For 11 reviews, this critic has graded:
  • 36% higher than the average critic
  • 0% same as the average critic
  • 64% lower than the average critic
On average, this critic grades 2.3 points higher than other critics. (0-100 point scale)

Helen Shaw's Scores

  • Movies
  • TV
Average review score: 67
Highest review score: 90 Shiva Baby
Lowest review score: 40 Six Minutes to Midnight
Score distribution:
  1. Positive: 6 out of 11
  2. Negative: 0 out of 11
11 movie reviews
    • 39 Metascore
    • 60 Helen Shaw
    That magnetic, musical pull toward Evan is at work in Chbosky’s movie version. But now the pull is coupled with a powerful push — in other words, repulsion — that keeps us from being seduced.
    • 54 Metascore
    • 50 Helen Shaw
    False Positive fails to cohere. Glazer and Lee’s script scatters its thematic attention in the last third, which ruptures the movie’s attempt to build dread, and director Lee creates a thin, under-realized world.
    • 74 Metascore
    • 80 Helen Shaw
    Despite — or because of — its candor, the film is careful not to traffic in titillation. Everyone is beautiful, everyone is young, but this movie is made for the people in it, rather than appealing to some creepy, objectifying gaze.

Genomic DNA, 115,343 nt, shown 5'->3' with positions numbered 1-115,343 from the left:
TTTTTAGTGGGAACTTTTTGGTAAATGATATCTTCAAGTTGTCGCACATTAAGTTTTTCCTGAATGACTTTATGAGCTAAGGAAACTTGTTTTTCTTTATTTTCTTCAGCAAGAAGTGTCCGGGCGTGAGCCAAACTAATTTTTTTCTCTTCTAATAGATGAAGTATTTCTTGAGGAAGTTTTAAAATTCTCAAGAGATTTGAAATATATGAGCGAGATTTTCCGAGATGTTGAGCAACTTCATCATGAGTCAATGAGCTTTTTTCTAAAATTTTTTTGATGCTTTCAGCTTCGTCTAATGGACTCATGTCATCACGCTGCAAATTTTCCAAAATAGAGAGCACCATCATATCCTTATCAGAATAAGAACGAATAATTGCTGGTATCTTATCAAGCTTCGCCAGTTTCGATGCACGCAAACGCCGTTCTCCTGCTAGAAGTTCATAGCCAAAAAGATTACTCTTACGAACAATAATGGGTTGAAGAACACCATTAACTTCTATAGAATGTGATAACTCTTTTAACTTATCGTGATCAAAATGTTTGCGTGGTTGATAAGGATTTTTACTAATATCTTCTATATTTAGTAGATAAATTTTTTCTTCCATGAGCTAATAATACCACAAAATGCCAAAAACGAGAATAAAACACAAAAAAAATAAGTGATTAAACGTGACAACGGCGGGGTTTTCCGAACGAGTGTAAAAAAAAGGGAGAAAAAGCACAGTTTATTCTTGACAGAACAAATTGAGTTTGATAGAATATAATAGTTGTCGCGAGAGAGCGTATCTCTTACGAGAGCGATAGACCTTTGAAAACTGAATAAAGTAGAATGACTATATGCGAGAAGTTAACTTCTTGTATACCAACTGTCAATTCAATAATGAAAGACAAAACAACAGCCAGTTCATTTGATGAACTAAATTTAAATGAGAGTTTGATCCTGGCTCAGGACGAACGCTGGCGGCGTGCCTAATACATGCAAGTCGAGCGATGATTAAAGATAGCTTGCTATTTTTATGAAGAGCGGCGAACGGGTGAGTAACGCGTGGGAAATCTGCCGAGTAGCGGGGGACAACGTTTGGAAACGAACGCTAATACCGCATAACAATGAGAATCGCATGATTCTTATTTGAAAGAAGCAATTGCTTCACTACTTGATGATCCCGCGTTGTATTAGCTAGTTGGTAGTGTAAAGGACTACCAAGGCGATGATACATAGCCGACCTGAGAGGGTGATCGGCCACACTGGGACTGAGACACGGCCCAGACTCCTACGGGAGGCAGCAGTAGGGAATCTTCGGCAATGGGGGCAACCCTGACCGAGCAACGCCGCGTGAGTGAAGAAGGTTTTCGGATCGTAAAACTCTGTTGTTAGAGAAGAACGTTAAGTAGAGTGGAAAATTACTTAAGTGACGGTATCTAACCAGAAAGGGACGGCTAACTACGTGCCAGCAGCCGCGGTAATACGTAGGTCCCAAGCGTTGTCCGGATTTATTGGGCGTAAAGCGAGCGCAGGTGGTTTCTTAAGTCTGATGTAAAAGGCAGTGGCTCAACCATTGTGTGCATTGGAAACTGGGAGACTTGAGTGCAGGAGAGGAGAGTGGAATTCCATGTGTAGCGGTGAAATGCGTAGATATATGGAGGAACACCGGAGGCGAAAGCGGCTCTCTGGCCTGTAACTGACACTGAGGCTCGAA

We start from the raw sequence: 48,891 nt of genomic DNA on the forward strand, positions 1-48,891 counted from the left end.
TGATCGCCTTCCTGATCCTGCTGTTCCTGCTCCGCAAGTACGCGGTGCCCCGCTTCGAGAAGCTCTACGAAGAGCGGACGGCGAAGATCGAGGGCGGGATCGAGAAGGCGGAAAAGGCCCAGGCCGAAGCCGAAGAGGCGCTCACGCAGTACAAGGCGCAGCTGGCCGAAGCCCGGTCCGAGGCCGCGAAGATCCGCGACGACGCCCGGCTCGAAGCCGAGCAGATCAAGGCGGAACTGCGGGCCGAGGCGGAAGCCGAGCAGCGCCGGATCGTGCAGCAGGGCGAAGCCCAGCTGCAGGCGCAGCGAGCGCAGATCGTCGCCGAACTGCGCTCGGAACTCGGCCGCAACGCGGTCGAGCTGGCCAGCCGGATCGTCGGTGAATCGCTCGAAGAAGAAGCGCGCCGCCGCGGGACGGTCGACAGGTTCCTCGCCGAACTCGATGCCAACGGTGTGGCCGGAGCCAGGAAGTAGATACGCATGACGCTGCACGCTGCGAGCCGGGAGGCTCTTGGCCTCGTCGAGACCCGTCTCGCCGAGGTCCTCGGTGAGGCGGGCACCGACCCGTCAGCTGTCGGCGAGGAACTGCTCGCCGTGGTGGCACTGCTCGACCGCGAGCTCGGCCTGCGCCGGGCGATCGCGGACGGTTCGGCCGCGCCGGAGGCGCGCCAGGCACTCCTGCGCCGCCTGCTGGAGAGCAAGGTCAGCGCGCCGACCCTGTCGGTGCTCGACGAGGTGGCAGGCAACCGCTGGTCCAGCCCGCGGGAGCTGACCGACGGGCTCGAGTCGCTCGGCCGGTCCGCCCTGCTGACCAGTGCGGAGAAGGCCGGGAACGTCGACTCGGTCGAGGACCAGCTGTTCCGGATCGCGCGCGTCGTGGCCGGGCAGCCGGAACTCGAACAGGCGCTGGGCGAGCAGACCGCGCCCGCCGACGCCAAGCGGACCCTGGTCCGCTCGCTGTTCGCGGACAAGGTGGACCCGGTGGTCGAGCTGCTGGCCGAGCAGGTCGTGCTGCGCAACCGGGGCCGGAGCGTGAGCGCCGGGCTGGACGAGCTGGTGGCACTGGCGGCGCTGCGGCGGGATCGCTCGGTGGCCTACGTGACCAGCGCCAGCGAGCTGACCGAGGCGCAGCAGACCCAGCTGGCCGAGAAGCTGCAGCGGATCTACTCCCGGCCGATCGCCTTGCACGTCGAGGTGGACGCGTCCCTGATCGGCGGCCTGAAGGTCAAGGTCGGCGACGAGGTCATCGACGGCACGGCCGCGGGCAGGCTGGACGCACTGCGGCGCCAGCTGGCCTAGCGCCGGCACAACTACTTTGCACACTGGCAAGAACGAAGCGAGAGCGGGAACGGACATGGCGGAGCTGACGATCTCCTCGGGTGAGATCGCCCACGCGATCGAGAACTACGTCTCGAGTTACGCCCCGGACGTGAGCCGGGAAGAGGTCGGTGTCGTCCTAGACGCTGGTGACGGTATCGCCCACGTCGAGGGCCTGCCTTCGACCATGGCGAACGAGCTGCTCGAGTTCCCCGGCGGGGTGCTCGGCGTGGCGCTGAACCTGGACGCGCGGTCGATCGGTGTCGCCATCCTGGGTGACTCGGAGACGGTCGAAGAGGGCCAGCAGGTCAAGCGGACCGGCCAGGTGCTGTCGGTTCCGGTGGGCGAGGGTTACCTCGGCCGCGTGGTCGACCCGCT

• 83 Metascore
    • 70 Helen Shaw
    The first half is handsome but coy, the second is messier but stronger and fiercer too.
    • 79 Metascore
    • 90 Helen Shaw
    A perfectly engineered and performed piece of comic cringe.
    • 48 Metascore
    • 40 Helen Shaw
    The movie is dogged by wobbly reasoning and dramaturgical lassitude, but at least one actor tries to spice it up. There are certainly other performers who emerge unembarrassed — Dench does a lovely turn from foolishness into new wisdom, for instance. But D’Arcy is as silly as the film itself and the only one who knows what movie he’s in.
    • 84 Metascore
    • 90 Helen Shaw
    Any good documentary teaches you how to pay attention to something, which is why this one feels like such an overwhelming experience: It teaches you to pay attention to the world, all of it all at once.
    • 66 Metascore
    • 50 Helen Shaw
    I Care a Lot wants to race along like a caper movie; it wants to sting like a satire. But it often winds up fighting itself, paralyzed by its own toxin.
    • 65 Metascore
    • 60 Helen Shaw
    Lana Condor’s comic timing should be getting its own paragraph, dammit, not my shrill complaints about our dysfunctional messaging around higher education. But the film’s own attention to the way romantic comedies operate teaches us to watch it with our guard up.
    • 82 Metascore
    • 70 Helen Shaw
    Sadly, DelGaudio’s showmanship doesn’t always translate to its new medium — now you feel it, now you don’t. But DelGaudio’s oddly yearning text still has power on TV. He hides thorns among the card tricks, prickly questions about identity that don’t disappear with the next shuffle.
    • 83 Metascore
    • 80 Helen Shaw
    Whenever Cooke sings, whether at a microphone or crooning privately to himself, the movie swoons.

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